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Origin and Habitat: South Africa, Northern Cape (Calvinia) and Western Cape ( Ceres, Sutherland)
Altitude range: 600-700 metres above sea level.
Habitat and ecology: Hammeria meleagris grows in finely grained Ecca shales or amongst rougher shales. Rainfall less than 100 mm per annum. The population is stable and not threatened.
- Hammeria meleagris (L. Bolus) Klak
Description: Hammeria meleagris, best known in cultivation as Ruschia salteri, is a low growing perennial succulent, up to 6 cm tall and 1 meter in diameter. The plants grow rather compact when young, but lose their shape with age producing some decumbent to creeping long shoots with few-leaved short shoots on them and somewhat heterophyllous (having different types of leaves).
Taxonomy note: The genus Hammeria was established to hold mainly the species Ruschia salteri, which had to be excluded from Ruschia because it lacks closing bodies and possesses broad valve wings. In the course study in Lampranthus, Klak (2000: 38-39) was able to identify the types of three species as belonging with H. salteri, one of them older and, therefore, the base of the valid name: H. meleagris.
Stems: Over 50 cm long, prostrate. The 20-35 mm long internodes connect tufts of leaves, the stem rooting at intervals.
Leaves: Up to 15 mm long, to 5 mm broad, up to 8 mm on diameter, triangular in cross section, lunate in side view, but the keel rounded, on some leaf-pairs the epidermis with elevations elongating into teeth along keel and margins, upper leaf surfaces appressed in the resting state, spreading in wet conditions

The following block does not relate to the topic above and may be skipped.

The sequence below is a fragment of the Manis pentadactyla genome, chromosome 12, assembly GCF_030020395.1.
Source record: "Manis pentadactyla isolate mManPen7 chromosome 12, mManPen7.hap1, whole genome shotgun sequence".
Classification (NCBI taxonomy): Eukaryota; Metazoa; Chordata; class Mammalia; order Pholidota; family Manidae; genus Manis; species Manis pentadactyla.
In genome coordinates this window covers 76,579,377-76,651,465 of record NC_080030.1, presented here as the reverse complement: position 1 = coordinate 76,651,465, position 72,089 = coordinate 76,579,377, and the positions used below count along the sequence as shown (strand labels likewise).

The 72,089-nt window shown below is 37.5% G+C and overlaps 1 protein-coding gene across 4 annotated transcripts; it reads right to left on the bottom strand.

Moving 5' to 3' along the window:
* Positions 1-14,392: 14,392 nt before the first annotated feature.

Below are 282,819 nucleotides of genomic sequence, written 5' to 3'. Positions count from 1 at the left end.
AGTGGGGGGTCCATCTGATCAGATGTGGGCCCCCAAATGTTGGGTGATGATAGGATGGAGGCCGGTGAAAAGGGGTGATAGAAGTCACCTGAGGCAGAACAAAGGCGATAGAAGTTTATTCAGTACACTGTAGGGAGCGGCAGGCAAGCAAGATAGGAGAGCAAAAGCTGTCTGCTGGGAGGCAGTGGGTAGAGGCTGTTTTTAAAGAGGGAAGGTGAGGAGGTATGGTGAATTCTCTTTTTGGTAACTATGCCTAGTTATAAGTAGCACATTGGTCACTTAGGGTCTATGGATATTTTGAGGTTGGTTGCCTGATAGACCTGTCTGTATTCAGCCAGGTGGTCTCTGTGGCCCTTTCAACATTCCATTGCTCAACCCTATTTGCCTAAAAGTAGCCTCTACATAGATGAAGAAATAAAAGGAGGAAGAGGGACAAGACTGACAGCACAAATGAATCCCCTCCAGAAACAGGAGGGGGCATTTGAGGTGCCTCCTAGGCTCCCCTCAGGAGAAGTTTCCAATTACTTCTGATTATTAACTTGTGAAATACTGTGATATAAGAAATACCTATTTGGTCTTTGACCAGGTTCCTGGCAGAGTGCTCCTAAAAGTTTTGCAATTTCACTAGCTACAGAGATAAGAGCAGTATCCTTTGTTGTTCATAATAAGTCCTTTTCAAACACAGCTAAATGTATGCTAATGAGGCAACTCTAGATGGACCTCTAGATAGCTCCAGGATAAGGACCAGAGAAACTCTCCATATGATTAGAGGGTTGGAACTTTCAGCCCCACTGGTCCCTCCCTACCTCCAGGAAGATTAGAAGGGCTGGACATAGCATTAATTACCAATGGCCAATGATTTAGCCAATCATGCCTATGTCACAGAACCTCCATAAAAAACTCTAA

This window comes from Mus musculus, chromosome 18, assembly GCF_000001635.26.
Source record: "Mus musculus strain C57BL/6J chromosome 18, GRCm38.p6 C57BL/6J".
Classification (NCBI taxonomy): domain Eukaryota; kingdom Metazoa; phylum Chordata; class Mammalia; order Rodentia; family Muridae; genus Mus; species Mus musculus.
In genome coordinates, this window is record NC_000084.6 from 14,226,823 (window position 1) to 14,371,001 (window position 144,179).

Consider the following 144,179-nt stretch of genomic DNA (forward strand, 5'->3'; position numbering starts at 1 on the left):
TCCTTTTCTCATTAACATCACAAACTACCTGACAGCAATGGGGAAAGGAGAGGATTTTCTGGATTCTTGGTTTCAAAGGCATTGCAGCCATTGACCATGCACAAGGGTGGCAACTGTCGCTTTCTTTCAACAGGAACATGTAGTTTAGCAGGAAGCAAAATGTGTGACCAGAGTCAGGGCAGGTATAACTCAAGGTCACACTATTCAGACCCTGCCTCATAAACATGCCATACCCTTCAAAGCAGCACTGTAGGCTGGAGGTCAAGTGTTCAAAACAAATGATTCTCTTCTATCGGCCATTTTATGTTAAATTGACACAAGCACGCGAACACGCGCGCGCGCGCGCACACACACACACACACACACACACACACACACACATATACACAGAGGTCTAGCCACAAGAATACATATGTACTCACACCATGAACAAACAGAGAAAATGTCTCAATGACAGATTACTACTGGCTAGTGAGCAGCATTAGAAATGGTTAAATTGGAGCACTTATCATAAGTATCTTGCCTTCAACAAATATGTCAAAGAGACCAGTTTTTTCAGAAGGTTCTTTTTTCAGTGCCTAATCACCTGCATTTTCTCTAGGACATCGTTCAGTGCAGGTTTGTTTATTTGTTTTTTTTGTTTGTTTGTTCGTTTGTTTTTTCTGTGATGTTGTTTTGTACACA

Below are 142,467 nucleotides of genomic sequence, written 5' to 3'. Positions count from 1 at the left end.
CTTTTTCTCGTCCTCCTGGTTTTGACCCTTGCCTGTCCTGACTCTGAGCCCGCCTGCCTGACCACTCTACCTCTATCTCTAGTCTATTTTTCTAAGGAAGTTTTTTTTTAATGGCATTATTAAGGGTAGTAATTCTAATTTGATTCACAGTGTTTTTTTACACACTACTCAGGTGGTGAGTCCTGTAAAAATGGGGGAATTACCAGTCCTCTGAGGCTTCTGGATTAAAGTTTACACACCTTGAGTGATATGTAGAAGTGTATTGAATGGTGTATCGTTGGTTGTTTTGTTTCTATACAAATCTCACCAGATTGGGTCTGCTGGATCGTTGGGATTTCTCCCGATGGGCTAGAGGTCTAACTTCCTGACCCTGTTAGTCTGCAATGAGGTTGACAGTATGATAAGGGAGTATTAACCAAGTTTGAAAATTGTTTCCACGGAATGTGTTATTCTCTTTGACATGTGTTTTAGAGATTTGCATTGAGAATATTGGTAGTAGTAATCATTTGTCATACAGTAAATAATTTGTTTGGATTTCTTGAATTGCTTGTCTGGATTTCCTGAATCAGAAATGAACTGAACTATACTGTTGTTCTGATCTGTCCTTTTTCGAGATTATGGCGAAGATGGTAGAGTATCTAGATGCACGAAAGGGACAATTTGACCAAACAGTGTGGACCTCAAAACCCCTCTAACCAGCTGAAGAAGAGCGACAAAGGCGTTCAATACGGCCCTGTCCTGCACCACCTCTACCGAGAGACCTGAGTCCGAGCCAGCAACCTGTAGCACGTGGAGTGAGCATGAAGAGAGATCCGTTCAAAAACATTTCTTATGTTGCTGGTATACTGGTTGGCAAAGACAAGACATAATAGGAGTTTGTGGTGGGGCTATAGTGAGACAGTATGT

Flowers: Solitary, daisylike, pink. Petals, 7-13 mm long, to 2 mm broad. Filamentous staminodes few, pale. Filaments apically purple. Anthers and pollen white. Pedicels erect, becoming S-shaped and decumbent with the ripening of the fruit.
Fruits (capsules): Very short funnel shaped, top almost flat, 65-70 mm broad with 5 locules, without closing bodies, with broad valve wings covering membranes almost complete, but thin and flexible and falling into the locules as in fruits of the Titanopsis-type once the capsules are empty, no distal closing device. The dispersal of seed is closely related to the opening of the capsule through moisture. The seeds are expelled from the locules, triggered by rain, when conditions for germination of seedlings are favourable. Stalk persistent S-shaped,
Seeds: ca. 1 mm broad.
Bibliography: Major references and further lectures
1) Heidrun E.K. Hartmann “Illustrated Handbook of Succulent Plants: Aizoaceae F-Z” Springer Science & Business Media, 2001
2) Doreen Court “Succulent Flora of Southern Africa” CRC Press, 01/Jun/2000
3) Ed Storms “Growing the Mesembs” Tarrant Printing, 1976
4) Klak. “Hammeria meleagris” in : Bothalia 30: 39 (2000).
5) Burgoyne, P.M. 2006. Hammeria meleagris (L.Bolus) Klak. National Assessment: “Red List of South African Plants” version 2014.1. Accessed on 2014/07/12
Cultivation and Propagation: Hammeria meleagris is most active in winter, but in favourable growing conditions it keeps going over the summer too and doesn't need particular care. In cultivation it seems to prefer a fairly dry rest in winter but grows whenever watered. In very dry warm regions these succulents make very impressive out door ground covers. The ponk flowers attract insects when the flowers open.